The Cartoon Art Museum is proud to present I Am Ten, the first in a series of spotlight exhibitions featuring the best and the brightest in the San Francisco Bay Area’s cartooning scene.

I Am Ten examines the comics of Lark Pien, whose works range from intimately scaled handmade books to standalone stories in mainstream publications. 2007 marks Pien’s tenth year in her exploration of the comics form. Through steady methodical experimentation, Pien’s style continues to distill itself, resonating with each story in attempt to produce a fine-tuned clarity. She hopes that this clarity may serve as a bridge from her private and personal world to that of the familiar, the vernacular and the universal.

Special to the I Am Ten exhibition is an ongoing installation piece by Pien. She will be painting her story Small Destructions on canvas throughout the month of September, with the work in progress on display for public viewing throughout. A film for the entire installation will debut in October.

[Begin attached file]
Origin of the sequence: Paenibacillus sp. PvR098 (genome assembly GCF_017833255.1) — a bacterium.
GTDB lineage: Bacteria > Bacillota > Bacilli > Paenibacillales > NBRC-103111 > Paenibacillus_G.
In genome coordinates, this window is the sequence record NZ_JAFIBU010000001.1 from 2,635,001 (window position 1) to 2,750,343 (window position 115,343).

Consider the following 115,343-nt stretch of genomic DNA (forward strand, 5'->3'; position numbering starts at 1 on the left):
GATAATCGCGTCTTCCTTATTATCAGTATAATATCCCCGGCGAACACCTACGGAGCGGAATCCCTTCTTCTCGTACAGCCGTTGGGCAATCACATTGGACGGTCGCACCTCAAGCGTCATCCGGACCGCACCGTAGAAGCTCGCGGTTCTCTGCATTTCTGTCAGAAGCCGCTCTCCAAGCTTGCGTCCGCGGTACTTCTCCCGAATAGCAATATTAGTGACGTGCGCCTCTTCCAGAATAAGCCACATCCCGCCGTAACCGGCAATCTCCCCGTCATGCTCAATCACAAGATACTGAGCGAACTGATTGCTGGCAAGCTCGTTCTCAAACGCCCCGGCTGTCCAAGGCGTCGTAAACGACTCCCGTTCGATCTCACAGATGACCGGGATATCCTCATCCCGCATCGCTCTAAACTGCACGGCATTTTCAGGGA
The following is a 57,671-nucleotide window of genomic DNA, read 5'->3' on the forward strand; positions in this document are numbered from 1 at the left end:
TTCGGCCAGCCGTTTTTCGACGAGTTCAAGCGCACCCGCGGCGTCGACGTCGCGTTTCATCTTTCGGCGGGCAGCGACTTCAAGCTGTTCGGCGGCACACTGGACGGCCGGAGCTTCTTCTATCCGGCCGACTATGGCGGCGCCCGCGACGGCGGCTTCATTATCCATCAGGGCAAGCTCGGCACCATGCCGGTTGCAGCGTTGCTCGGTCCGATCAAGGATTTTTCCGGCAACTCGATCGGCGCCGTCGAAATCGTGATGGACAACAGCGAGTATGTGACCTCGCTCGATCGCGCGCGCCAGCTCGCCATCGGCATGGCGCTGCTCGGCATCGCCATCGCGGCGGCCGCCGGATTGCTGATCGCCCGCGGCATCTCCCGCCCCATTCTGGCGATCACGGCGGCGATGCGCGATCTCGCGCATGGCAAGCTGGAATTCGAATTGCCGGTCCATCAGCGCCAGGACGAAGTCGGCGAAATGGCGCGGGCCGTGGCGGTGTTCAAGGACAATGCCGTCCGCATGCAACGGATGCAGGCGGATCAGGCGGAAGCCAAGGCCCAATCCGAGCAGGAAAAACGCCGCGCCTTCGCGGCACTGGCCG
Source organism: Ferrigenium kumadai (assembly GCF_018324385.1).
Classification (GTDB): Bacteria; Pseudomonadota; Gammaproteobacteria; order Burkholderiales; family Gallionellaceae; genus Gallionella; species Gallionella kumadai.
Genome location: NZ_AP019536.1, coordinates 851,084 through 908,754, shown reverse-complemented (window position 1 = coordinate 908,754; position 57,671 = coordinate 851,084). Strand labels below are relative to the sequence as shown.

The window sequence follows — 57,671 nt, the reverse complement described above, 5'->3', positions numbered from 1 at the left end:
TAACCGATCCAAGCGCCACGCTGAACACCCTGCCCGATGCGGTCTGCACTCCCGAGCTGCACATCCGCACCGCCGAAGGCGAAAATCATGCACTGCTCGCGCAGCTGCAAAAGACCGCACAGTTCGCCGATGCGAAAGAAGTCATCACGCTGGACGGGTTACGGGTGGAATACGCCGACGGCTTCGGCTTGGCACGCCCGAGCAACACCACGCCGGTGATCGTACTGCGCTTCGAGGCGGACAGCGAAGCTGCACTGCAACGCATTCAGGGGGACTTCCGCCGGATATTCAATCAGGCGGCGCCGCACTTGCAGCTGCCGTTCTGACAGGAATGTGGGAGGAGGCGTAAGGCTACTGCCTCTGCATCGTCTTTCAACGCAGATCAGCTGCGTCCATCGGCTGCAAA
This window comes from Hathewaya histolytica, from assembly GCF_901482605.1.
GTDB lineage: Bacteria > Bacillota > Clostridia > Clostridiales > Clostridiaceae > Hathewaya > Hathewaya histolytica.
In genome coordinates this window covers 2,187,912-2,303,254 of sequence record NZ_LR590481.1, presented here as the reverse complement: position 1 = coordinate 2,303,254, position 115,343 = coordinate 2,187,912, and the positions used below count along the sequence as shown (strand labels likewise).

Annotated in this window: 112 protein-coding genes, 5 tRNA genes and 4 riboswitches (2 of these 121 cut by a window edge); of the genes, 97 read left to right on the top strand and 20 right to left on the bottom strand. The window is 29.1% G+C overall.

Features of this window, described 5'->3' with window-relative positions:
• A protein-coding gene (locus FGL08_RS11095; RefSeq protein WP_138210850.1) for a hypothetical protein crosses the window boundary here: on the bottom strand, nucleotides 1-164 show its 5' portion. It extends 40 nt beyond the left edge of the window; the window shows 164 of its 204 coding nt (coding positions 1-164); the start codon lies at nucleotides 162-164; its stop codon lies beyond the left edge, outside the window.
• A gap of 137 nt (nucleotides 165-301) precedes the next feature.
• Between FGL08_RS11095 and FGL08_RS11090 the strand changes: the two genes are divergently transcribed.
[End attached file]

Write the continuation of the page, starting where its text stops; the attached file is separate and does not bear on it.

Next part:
About the artist:

Lark Pien graduated from California Polytechnic University in 1995 with a bachelors degree in architecture. Though she had an interest in comics at an early age, Pien did not make her first comic until 1997. She continued to work in the architectural industry while drawing comics, allotting more time to her artistic interests each year. In 2004, she received the Kim Yale Best New Talent Award from Friends of Lulu. In 2006, Pien officially adopted art as her full time career. She now enjoys her days (and nights) drawing illustrations, oil painting, and creating comics.

Pien’s handprinted minicomics include Mr. Boombha, Stories from the Ward, and the Long Tail Kitty series. She is the colorist for National Book Award Finalist and Printz Award Winner American Born Chinese, by Gene Yang. She spends half her time working in Oakland, and the other half working in San Francisco. Any halves remaining are devoted to her friends, family, food and travel.


  1. I first met Lark AT that very comic book museum.
    I was signing behind the table and she, with sketch book in hand, asked me to look at her work. Now ten years later, not only an Eisner nominee, but also her work is hung on the walls of that museum. GO GO LARK! Long live Long Tail Kitty!